The next step in the Business Lifecycle will be choosing the owners of your company. Now, it's often a pretty easy step in the process. Usually, by now you know whether you're going to be running your business on your own or whether you're going to have partners. This may become a bigger decision if you intend to take on investors or other individuals into your company, perhaps you are going to expand with a board of directors.
Working with a Partner
Many people will start with a partner. If you're going to consider a partner for your business, you'll want to make sure you know who you are starting the business with. You'll want to know their background, especially if you're in an industry that has licensing requirements.
For example, if you are opening a restaurant that may need a liquor license, you'll want to know if your soon-to-be partners have any criminal backgrounds. If they do, you may not be able to get a liquor license.
Working with Family
Another common source for partners for your business would be your family members. Of course, they're your family, and you trust them and you know all about them. But have you ever worked with them? The dynamic of working with a family member is very different than working with somebody who you're friends with or somebody who you respect in business. If it's a family member, you'll want to think about how you handle disagreements in your family, and how they can be resolved. Because if you can fight at home over the holidays, you can definitely fight over a business where there's money involved.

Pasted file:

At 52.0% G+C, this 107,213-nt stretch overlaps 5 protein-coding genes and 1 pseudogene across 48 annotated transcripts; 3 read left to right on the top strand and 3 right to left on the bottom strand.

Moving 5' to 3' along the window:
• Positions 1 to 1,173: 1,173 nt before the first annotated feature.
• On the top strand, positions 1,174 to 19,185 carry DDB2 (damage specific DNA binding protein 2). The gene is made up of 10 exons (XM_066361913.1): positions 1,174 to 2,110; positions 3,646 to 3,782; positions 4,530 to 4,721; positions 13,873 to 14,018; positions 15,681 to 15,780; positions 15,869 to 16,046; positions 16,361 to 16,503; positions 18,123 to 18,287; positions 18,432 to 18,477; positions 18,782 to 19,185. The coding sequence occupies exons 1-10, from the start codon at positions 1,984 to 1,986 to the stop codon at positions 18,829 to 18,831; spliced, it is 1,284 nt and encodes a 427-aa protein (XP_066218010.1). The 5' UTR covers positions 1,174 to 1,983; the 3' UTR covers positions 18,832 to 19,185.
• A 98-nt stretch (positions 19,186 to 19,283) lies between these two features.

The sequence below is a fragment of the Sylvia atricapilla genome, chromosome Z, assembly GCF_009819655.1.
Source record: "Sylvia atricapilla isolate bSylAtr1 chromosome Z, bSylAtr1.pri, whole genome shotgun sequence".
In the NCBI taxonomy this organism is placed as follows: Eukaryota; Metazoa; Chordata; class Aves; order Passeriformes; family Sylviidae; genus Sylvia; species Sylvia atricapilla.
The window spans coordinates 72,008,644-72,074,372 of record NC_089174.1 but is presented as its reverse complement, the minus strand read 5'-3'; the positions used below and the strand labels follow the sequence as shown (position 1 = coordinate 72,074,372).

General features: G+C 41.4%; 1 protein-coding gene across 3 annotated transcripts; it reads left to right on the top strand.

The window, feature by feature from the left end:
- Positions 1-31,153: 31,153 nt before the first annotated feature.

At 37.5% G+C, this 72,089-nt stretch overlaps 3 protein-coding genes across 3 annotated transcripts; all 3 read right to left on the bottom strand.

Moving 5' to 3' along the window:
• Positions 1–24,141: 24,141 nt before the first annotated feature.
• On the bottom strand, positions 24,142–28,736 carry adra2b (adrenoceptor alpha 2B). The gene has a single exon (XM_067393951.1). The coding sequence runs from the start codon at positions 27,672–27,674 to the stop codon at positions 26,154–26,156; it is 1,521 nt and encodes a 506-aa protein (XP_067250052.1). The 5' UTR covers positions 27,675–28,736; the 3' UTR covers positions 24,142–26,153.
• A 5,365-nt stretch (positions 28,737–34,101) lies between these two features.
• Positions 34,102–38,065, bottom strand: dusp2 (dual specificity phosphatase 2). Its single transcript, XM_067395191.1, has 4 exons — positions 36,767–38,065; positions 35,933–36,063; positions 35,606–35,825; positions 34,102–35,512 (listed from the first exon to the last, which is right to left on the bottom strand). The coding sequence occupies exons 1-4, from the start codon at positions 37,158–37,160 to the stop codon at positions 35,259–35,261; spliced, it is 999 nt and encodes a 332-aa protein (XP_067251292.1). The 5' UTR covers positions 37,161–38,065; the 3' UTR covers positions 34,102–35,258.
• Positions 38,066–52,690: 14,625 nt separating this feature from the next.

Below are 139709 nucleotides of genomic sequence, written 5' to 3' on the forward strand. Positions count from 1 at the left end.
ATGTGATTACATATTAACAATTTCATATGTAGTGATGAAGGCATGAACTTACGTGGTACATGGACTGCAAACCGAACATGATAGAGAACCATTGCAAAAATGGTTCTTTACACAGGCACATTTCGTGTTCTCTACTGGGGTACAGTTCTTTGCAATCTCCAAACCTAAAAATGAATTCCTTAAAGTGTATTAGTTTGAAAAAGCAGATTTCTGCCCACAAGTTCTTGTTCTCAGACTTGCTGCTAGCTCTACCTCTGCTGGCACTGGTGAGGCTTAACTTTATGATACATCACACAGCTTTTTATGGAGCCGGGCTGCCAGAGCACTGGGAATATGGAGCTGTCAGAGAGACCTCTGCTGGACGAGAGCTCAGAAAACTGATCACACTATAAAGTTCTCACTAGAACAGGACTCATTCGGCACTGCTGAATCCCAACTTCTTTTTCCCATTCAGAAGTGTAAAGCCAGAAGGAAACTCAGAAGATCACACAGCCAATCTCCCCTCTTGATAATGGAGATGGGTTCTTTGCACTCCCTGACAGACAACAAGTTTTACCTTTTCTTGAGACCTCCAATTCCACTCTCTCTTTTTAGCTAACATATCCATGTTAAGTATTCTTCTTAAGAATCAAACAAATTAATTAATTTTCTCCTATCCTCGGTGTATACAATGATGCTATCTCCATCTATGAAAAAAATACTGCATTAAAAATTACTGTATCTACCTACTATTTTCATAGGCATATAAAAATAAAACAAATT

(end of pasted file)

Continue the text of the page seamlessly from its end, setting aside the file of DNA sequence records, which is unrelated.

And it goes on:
Another factor to consider is whether or not you're in a licensed professional business. If you're a doctor, a lawyer an architect, an engineer, these types of businesses require that the owners be licensed. In many cases, if somebody is not licensed in that profession, they are not legally allowed to have an ownership interest in the business. So if you're in one of those professions that has a license requirement, before you set up your company, check to make sure that all of the owners are allowed to be owners.
Some states will require that the licensed members of a company control more than a certain percentage of the company. If there’s going to be non-licensed owners, or in the case of someone like a lawyer, it can only be lawyers who are owners of that firm, you need to understand the rules regarding ownership.
So, while choosing an owner is a simple step, you'll want to make sure that you know if you're going to have any partners or any co-owners that you know who you're starting a business with.
There can be many different reasons to form a company. One of those reasons can be to protect the owners from liability for things that the company does. Some business founders want to take it a step forward and keep their involvement in the company anonymous.
If this is the route you are going to choose, it’s important to work with an attorney to make sure you do this correctly. It’s beyond the scope of this guide, but there may be ways for you to set up a company with anonymous ownership.
If you are considering starting a business with someone else, now's a good time to consider if they are a good fit for you. To help you make that decision, let's set up a Legal Strategy Session to see your ownership group would work with your goals. If you'd like more information on the entire process of setting up your business, you can download the Business Lifecycle report for more information.